Many consider Loki in alignment with various universal forces of chaos due to his impulsive, capricious, and sometimes even diabolical ways; in fact, Christian scholars of Nordic descent who re-wrote the myths of their ancestral culture following the fall of polytheism in Europe indeed interpreted him as a sometimes Satan-like figure. However, many who continue to follow this often misunderstood deity believe such a comparison is unjust, for despite the havoc that Loki can wreak on one’s life - and the degree of caution one must obviously take when invoking him for any purpose - he is not truly ‘evil’ in the absolute, dualistic sense that Christianity interprets the concept, as the myths often attest his usefulness to the deities and the mortal race on many occasions.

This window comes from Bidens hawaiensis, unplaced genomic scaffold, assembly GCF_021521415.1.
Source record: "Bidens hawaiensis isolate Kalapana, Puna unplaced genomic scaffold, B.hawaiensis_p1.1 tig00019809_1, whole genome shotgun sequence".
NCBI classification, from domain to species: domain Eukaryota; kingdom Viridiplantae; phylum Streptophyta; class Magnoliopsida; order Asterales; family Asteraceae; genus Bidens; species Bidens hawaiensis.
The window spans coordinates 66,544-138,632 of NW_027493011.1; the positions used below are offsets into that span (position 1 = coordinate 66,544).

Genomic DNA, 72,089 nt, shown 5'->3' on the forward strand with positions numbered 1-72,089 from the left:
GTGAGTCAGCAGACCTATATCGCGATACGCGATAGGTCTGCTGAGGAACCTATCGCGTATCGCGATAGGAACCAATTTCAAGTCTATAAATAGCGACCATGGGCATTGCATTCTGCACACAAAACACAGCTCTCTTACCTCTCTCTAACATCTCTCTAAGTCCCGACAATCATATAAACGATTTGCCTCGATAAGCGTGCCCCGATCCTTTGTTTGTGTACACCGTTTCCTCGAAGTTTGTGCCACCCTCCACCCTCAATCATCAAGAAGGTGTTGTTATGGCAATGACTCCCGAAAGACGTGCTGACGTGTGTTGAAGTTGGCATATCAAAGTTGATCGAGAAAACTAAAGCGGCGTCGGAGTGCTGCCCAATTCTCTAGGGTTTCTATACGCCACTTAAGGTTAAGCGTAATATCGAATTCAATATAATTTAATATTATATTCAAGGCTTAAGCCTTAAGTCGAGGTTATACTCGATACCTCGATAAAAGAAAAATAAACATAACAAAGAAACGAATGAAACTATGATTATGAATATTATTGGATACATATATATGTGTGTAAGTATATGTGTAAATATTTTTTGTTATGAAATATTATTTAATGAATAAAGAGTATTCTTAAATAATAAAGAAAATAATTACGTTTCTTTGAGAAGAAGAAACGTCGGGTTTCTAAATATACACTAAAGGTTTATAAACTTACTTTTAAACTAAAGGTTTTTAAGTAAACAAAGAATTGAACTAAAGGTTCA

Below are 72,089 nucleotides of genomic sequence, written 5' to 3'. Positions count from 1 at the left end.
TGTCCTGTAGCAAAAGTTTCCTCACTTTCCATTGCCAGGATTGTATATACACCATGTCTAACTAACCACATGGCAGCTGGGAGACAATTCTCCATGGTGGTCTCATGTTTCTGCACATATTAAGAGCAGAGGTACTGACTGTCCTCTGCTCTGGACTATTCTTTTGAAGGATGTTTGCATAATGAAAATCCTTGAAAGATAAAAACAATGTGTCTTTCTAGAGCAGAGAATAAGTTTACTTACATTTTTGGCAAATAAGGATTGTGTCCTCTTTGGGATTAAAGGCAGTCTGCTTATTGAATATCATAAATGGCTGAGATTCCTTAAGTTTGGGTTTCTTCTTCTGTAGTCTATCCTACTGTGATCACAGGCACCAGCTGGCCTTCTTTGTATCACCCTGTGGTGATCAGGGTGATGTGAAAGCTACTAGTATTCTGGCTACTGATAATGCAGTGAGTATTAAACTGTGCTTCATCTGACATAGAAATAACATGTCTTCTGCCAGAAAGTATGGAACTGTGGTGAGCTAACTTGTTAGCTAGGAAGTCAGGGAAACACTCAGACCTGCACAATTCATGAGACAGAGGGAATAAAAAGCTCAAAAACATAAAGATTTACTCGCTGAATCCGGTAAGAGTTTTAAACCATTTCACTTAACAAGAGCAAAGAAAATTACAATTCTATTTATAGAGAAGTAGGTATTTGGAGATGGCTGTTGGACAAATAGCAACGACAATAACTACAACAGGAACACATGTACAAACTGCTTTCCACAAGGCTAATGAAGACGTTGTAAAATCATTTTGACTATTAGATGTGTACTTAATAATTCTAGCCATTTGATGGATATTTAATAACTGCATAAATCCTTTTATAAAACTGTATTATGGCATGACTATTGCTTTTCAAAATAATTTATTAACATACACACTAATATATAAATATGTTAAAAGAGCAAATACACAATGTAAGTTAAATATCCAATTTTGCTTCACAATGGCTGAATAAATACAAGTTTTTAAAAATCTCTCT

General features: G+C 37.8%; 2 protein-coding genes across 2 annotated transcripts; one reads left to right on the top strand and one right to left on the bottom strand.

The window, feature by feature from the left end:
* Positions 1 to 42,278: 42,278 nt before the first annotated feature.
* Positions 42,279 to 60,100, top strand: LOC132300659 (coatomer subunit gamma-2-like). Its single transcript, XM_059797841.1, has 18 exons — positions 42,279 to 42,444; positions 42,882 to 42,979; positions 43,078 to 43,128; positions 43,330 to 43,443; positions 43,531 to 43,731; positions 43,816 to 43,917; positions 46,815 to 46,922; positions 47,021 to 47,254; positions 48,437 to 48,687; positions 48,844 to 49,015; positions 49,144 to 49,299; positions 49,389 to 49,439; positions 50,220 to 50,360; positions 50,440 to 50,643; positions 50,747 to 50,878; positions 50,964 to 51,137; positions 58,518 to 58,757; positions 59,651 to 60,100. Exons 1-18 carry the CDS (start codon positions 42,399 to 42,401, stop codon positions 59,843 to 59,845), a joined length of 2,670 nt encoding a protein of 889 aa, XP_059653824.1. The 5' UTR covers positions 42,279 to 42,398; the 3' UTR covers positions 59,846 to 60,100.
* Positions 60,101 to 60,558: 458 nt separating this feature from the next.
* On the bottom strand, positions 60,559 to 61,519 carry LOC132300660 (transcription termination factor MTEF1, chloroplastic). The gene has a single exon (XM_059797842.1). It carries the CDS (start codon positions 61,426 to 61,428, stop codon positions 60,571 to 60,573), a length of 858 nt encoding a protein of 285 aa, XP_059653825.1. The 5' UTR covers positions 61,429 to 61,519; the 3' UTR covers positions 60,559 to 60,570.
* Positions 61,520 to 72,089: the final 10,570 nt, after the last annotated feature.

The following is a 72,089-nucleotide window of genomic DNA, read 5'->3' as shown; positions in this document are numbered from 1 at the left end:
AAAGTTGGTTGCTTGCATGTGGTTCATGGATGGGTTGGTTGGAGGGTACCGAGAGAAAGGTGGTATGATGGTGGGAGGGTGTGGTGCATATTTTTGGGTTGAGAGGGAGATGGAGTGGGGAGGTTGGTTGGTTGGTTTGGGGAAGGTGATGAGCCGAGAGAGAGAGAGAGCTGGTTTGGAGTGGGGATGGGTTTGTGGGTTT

Still, there are many things that Loki has done which put the fear of Niflheim into the world of the deities, of course, and this list includes three of the progeny that he brought into the world as a result of his sexual dalliances with the female giant Angrboda (who could apparently shape shift just as Loki could, thus accounting for two of her three offspring with the god of mischief being born in animal form): the largest and most powerful dragon in all of history, Jormungand the Midgard Serpent; the enormous and uber-deadly lupine being known as the Fenris Wolf; and the fearsome goddess Hela, who was born with one side of her body living and healthy and the other side dead and decayed, who became the ruler of the Nordic underworld for this reason. Each of these three offspring of Loki went on to have a major role to play in the oft-prophesied eventual downfall and destruction of the deities along with all of the Nine Worlds, i.e., the cataclysmic event known as Ragnarok.